Have you ever fantasized about chucking it all and moving into a tiny house? Taking Marie Kando to the next level and really decluttering? Tired of getting outbid in the current housing war and ready to build your own? Amazon is making it easy by selling tiny houses – some of which can go together in 8 hours – with a good friend’s help – and probably a little bit of alcohol as a thank you!

While some people are moving into tiny houses as their primary residence, others are adding tiny homes to their existing property. Tiny homes can be a solution for sky rocketing housing costs in major cities, or a way for home owners to customize their properties.

Some tiny homes come outfitted with solar panels, convertible walls, mudrooms, and indoor swings. Others are sold as DIY kits that can be assembled in your backyard or on a rooftop.

An example of a DIY kit is a $7250 home measuring 172 square feet that can be put together in 8 hours with the help of a friend or two. The studio’s vendor, Allwood, said the structure is intended for backyard use as an extension of a main kitchen, not a permanent residence. It could also function as a yoga studio or pool house. Amazon lists the model as an “ideal home office or guest house.”

The space is divided between a fully enclosed indoor area and an outdoor deck that’s suited for grilling. At 172 square feet, there’s not enough room for a restroom or kitchen, though Allwood makes other models that include these amenities. While some tiny houses are actually very mobile – just hook them up to the back of your car and take off – this one is meant to stay in one place. If you want to move it – just take it apart, relocate and reassemble!

The average tiny home costs about $25,000 – significantly less expensive than a typical starter home in the DC metro area, and this studio is even less because it offers little else beyond walls, windows, and a roof.

To transform the $7500 version into a fully functioning home or guest house you will need to install electricity and air conditioning, which could increase the cost by thousands of dollars – and you still won’t have a kitchen or bathrooms. You will also need to purchase shingles and a foundation, which cost an extra $320, according to Allwood.

If you want a little more space, you might consider a $36,000 home from Amazon with 320 square feet. These larger homes are still somewhat bare bones, but they come complete with all the appliances, bath fixtures and hookups for plumbing, water and electric. Besides the $36,000, this tiny house will cost you $4,500 for freight shipping as it sadly falls out of the boundaries of 2 day Prime.

If you are thinking of building a small house, you need to proceed cautiously. While it seems like a great option to downsize and simplify, it is not simple to do.

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Financing options: If you are trying to save money, you need to do additional research! Tiny homes may not qualify for traditional mortgages if they don’t meet minimum loan amounts. Instead, borrowers can use recreational vehicle, or RV, loans that are unsecured, fixed-rate mortgages with payoffs in two to seven years.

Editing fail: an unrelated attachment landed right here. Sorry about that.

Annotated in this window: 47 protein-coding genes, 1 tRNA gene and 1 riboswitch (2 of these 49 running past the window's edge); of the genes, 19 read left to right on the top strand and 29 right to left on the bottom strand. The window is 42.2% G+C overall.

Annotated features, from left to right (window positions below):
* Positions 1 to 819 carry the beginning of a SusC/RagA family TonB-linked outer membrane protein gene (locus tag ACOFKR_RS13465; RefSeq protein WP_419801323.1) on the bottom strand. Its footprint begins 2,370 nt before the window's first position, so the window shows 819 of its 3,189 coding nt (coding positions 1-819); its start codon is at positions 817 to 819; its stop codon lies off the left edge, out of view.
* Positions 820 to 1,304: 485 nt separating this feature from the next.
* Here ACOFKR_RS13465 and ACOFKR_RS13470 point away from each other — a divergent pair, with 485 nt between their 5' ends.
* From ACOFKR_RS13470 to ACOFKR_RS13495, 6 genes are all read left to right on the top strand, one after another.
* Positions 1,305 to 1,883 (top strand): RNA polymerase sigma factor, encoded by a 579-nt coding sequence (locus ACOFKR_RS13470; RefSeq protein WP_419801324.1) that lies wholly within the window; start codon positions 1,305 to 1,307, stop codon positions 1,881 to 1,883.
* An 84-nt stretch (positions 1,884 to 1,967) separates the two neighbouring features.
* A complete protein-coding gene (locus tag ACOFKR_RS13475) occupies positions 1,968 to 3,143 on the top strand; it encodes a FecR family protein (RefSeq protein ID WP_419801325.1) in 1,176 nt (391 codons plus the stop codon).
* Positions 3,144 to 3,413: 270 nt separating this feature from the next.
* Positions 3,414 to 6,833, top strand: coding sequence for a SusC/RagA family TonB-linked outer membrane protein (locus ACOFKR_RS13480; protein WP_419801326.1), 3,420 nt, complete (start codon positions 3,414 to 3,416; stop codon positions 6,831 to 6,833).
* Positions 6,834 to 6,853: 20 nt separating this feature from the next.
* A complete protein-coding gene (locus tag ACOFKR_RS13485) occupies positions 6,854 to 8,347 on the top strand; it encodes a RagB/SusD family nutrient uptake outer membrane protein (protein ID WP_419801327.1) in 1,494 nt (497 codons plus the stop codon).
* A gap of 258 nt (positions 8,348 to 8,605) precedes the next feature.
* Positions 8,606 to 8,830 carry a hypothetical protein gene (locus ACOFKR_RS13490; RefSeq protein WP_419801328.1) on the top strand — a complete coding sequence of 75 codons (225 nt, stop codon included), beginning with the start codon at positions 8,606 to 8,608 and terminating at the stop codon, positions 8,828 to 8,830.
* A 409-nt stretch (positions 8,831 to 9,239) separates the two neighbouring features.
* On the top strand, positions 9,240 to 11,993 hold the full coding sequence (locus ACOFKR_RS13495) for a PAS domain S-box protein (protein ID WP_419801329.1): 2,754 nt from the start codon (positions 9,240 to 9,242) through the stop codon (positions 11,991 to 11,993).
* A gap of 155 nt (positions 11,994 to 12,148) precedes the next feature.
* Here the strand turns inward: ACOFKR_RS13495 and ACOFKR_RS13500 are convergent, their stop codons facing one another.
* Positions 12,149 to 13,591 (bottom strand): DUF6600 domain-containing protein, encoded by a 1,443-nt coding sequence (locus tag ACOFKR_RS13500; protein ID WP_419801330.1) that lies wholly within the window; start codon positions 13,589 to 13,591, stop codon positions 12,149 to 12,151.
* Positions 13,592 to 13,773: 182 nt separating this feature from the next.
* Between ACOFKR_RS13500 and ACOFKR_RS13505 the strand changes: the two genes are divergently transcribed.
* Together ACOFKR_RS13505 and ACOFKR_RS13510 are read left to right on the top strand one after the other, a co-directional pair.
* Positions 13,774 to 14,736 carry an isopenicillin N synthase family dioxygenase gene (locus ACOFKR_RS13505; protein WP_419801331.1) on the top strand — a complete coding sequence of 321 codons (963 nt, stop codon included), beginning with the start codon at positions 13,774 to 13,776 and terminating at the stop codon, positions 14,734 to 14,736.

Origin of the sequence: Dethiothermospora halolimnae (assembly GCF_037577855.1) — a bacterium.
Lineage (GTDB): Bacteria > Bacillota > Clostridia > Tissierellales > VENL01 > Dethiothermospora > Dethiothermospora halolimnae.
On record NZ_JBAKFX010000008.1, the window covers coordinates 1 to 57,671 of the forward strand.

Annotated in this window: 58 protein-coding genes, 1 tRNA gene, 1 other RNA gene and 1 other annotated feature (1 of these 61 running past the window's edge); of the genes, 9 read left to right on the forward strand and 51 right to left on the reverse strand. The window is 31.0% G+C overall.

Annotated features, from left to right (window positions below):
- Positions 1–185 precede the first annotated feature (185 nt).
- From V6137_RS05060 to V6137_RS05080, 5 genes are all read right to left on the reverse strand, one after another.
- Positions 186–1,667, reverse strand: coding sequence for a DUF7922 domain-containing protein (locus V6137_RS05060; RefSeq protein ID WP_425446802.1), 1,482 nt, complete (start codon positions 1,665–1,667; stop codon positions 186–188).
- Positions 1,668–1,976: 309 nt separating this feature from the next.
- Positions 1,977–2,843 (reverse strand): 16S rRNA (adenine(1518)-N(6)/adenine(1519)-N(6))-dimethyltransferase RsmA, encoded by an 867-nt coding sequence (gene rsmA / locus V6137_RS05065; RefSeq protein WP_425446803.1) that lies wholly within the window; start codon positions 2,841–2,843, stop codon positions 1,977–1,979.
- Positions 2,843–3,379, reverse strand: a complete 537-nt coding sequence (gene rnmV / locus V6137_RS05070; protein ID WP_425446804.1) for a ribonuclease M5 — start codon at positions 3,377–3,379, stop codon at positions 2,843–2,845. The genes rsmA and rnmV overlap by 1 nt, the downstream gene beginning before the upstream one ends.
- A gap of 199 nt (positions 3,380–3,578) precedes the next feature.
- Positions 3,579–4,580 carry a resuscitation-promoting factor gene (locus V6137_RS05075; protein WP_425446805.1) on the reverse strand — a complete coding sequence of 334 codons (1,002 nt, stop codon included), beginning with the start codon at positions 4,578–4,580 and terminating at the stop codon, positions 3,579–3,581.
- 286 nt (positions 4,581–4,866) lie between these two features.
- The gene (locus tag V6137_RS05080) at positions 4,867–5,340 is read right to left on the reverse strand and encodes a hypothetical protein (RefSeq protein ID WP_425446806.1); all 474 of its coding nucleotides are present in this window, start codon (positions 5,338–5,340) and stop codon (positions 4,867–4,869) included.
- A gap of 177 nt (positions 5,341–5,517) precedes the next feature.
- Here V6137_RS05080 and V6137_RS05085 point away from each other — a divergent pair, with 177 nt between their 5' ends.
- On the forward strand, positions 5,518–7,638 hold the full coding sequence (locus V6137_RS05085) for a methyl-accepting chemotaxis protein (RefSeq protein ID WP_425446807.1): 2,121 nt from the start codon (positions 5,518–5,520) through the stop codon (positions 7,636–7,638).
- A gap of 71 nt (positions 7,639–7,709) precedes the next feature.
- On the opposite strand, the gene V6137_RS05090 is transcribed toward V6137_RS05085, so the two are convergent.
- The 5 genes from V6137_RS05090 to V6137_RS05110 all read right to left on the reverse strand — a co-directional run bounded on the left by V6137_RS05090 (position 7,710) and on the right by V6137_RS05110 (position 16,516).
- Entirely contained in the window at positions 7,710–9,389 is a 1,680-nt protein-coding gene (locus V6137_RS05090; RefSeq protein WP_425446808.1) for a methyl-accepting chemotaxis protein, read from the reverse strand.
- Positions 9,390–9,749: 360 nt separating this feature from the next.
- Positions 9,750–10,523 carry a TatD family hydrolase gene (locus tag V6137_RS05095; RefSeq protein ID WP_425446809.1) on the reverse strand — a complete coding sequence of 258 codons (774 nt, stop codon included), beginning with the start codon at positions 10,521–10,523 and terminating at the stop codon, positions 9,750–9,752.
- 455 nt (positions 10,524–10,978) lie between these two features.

While these loans don’t have application fees or closing costs, then can have higher interest rates that traditional home loans and can be capped at $100,000. They’re also NOT tax deductible.

Another option is to find a lender that specializes in tiny home loans and is willing to fund a loan for less than $100,000 for a home that isn’t built on a permanent foundation.

Zoning laws: Laws vary by local, county and state zoning regulations, so start by looking up the regulations in your state that’s offered by the American Tiny House Association.

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The sky’s the limit with tiny homes

Some laws have a minimum square foot requirement for new houses on foundations, may not allow a tiny house in the back yard of an existing home, and have a time limit for “camping” on private land. If the land you want to settle on doesn’t meet all of the zoning requirements, you may not be approved for a loan.

Neighbors: Make sure that your neighbors are okay with your building a tiny house on your lot.  Even if the zoning allows construction, your neighbors may not be welcoming. Wichita Kansas is dealing with this right now.  The city council approved a  plan to put about 90 tiny houses on 15 acres of land just outside the city limits at Harry and 143rd Street East. More than 30 residents came to a meeting on August 21 to oppose the plan. The site is surrounded by homes on large lots valued at $300,000 to $1 million.

The tiny homes are projected to be about 500 square feet plus loft space for sleeping and to sell for less than $100,000 each.

“It’s a great concept but a terrible location,” said Russ Hamker, one of the neighboring homeowners.

Neighbors said they’d been told by Realtors that they’d lose about 30 percent of the value of their homes if the tiny house development is built.

The developer, David Murfin, made two requests to allow the project to go forward: annexation to the city and approval of a plat for the development. According to Planning Director Dale Miller, annexation automatically rezones the land from a minimum lot size of 20,000 square feet to 4,000-5,000 square feet. And if annexation was approved, the City Council has no legal authority to deny the plat, said Miller and City Attorney Jennifer Magana.

Extra costs: Building a tiny home can include such costs as buying a parcel of land, construction costs, solar panels, furniture, landscaping and ongoing maintenance.

The good news is that if you’re using an RV loan, the money can be spent however you choose and not just on purchasing a tiny home. The money can be used to buy smaller furniture to fit in the tiny home, special building materials you may want to make the home more energy efficient, and to start a maintenance fund.